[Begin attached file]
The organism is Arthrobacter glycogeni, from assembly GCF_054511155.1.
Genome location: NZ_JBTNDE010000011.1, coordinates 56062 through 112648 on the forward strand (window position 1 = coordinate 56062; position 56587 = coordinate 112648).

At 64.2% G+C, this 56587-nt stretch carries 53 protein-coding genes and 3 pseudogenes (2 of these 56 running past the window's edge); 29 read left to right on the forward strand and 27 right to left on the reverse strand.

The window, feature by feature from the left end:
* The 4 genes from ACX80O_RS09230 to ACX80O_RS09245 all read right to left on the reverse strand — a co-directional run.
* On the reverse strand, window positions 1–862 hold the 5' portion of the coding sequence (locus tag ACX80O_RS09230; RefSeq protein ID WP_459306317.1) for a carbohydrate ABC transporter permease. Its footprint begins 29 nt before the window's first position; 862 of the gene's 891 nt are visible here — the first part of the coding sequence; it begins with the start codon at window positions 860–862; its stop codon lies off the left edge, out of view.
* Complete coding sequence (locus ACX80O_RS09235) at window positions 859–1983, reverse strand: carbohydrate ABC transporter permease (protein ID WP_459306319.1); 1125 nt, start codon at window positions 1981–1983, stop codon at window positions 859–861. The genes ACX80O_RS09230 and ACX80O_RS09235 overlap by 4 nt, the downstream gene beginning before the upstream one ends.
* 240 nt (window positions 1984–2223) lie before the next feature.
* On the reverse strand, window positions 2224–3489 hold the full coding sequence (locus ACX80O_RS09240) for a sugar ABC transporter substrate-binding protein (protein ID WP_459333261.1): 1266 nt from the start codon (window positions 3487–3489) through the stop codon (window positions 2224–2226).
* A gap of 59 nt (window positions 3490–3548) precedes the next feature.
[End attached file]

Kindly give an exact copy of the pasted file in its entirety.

The organism is Arthrobacter glycogeni, from assembly GCF_054511155.1.
Genome location: NZ_JBTNDE010000011.1, coordinates 56062 through 112648 on the forward strand (window position 1 = coordinate 56062; position 56587 = coordinate 112648).

At 64.2% G+C, this 56587-nt stretch carries 53 protein-coding genes and 3 pseudogenes (2 of these 56 running past the window's edge); 29 read left to right on the forward strand and 27 right to left on the reverse strand.

The window, feature by feature from the left end:
* The 4 genes from ACX80O_RS09230 to ACX80O_RS09245 all read right to left on the reverse strand — a co-directional run.
* On the reverse strand, window positions 1–862 hold the 5' portion of the coding sequence (locus tag ACX80O_RS09230; RefSeq protein ID WP_459306317.1) for a carbohydrate ABC transporter permease. Its footprint begins 29 nt before the window's first position; 862 of the gene's 891 nt are visible here — the first part of the coding sequence; it begins with the start codon at window positions 860–862; its stop codon lies off the left edge, out of view.
* Complete coding sequence (locus ACX80O_RS09235) at window positions 859–1983, reverse strand: carbohydrate ABC transporter permease (protein ID WP_459306319.1); 1125 nt, start codon at window positions 1981–1983, stop codon at window positions 859–861. The genes ACX80O_RS09230 and ACX80O_RS09235 overlap by 4 nt, the downstream gene beginning before the upstream one ends.
* 240 nt (window positions 1984–2223) lie before the next feature.
* On the reverse strand, window positions 2224–3489 hold the full coding sequence (locus ACX80O_RS09240) for a sugar ABC transporter substrate-binding protein (protein ID WP_459333261.1): 1266 nt from the start codon (window positions 3487–3489) through the stop codon (window positions 2224–2226).
* A gap of 59 nt (window positions 3490–3548) precedes the next feature.